Strange observations of galaxies challenge ideas about dark matter

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Head-scratching observations of distant galaxies are challenging cosmologists’ dominant ideas about the universe, potentially leading to the implication that the strange substance called dark matter doesn’t exist.

That’s one possible conclusion from a new study published June 20 in The Astrophysical Journal Letters. The finding “raises questions of an extraordinarily fundamental nature,” says Richard Brent Tully, an astronomer at the University of Hawaii at Manoa who was not involved in the work.

Astronomers suspect dark matter exists because of the way stars and other visible material at a galaxy’s visible edge rotate. The rotation speeds of objects far from a galactic center are much higher than they should be given the amount of luminous stuff seen in telescopes. Under physicists’ current understanding of gravity, this implies that a massive reservoir of invisible matter must be tugging on those stars.

The new results rely on the fact that massive objects warp the fabric of space and time. Galaxies are made from enormous amounts of visible stars, gas and dust, as well as — the theory goes — a huge halo of invisible dark matter. This means that light will be bent and distorted as it travels past a galaxy, an effect known as gravitational lensing. 

Knowing this, astronomer Tobias Mistele of Case Western Reserve University in Cleveland and colleagues decided to hunt for signs of gravitational lensing around multiple galaxies as a way to probe the galaxies’ contents. The team looked at a catalog of roughly 130,000 galaxies imaged by the VLT Survey Telescope at the European Southern Observatory’s Paranal Observatory in Chile, searching for telltale streaks that indicated the presence of more distant galaxies whose light had been bent and distorted by the intervening objects.

The research team used data from 130,000 galaxies imaged by the VLT Survey Telescope, perched in the high desert of Cerro Paranal in Chile, to scan for signs of gravitational lensing.G. Lombardi (glphoto.it)/ESO

The amount of lensing provides a proxy for the masses of the foreground galaxies, including both their luminous matter and, presumably, the much larger quantity of dark matter that surrounds each galaxy. The team then calculated the mass at various distances from each galaxy’s center and used that to infer the speed at which a star would orbit at those distances.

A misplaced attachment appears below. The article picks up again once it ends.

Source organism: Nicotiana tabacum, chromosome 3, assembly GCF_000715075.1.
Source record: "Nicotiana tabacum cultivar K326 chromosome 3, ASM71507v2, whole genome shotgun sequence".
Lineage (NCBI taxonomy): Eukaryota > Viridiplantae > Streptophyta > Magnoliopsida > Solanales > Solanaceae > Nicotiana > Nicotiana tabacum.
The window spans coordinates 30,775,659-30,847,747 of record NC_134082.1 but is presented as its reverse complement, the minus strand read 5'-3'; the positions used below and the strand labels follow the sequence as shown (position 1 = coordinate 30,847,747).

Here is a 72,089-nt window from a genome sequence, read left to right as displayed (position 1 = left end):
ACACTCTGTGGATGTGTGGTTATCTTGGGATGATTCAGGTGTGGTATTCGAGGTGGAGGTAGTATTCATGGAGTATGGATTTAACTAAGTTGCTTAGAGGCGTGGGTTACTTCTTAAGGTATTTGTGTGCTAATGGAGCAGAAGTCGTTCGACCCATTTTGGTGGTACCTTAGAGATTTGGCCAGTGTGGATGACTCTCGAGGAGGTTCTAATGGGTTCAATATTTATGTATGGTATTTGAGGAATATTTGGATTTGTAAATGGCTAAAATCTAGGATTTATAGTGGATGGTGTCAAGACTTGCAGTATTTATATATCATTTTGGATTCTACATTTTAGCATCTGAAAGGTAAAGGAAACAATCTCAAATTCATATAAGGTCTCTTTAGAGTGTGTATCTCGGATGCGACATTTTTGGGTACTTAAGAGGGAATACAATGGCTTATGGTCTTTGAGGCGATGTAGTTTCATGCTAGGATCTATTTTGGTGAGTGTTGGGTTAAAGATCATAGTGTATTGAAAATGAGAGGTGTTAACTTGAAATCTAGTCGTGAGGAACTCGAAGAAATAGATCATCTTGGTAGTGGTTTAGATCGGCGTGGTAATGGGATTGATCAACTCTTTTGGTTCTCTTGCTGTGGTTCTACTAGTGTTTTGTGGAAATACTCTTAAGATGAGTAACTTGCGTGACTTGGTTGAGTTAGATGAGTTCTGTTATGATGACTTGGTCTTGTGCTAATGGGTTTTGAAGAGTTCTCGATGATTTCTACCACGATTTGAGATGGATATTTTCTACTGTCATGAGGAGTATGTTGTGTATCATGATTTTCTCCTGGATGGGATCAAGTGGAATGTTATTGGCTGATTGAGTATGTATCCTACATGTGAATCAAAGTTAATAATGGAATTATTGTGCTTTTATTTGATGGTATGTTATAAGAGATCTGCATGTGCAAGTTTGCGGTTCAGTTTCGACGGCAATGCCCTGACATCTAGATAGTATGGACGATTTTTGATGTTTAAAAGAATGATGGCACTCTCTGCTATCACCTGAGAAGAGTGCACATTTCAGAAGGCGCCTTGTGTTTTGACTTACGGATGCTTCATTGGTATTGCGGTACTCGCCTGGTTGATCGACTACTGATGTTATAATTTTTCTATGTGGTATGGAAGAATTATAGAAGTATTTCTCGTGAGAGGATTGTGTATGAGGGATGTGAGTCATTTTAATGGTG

Under the prevailing model of cosmology, called Lambda CDM, dark matter clumps up into enormous globs in the cosmos, and the gravitational attraction of these globs draws in visible matter, which goes on to form a galaxy (SN: 4/4/24). Previous observations have established that these halo-like clumps extend out to at least 300,000 light-years from a galaxy’s center. Beyond that edge, stars’ rotation rates should start to slow down.

Yet using their gravitational lensing data, Mistele and his colleagues calculated that a star placed a million light-years from each galaxy’s center, and potentially up to 3 billion light-years away, would still be rotating far too fast given both the visible and dark matter believed to be present in the galaxy.

Does that mean that there’s even more invisible material than previously thought? Perhaps not.

A rival theory to Lambda CDM, known as modified Newtonian dynamics, or MOND, does away with the concept of dark matter entirely and instead suggests that gravity behaves differently on the scale of galaxies (SN: 3/28/18). Long championed by Mistele’s coauthor Stacy McGaugh, also of Case Western, MOND specifically predicts the types of observations found in the study.

But Lambda CDM isn’t down for the count quite yet.

“I think it’s a real stretch to say that one can do away with dark matter, because the lines of evidence [for it] are so numerous,” says Bhuvnesh Jain, a cosmologist at the University of Pennsylvania.

For instance, the growth of large-scale structures in the universe since the Big Bang is far better explained by Lambda CDM than MOND. Jain suggests that perhaps there are even more exotic ideas in mathematical models of gravity, inspired by the higher-dimensional thinking found in string theory, that could account for the current large-scale structure of the universe. Certain variations of such ideas might be able to explain Mistele and his colleagues’ data while also revising the role of dark matter.

Observations from the European Space Agency’s Euclid satellite, which launched last year, will soon provide researchers with much better gravitational lensing data, potentially helping untangle what’s going on with this odd mystery.

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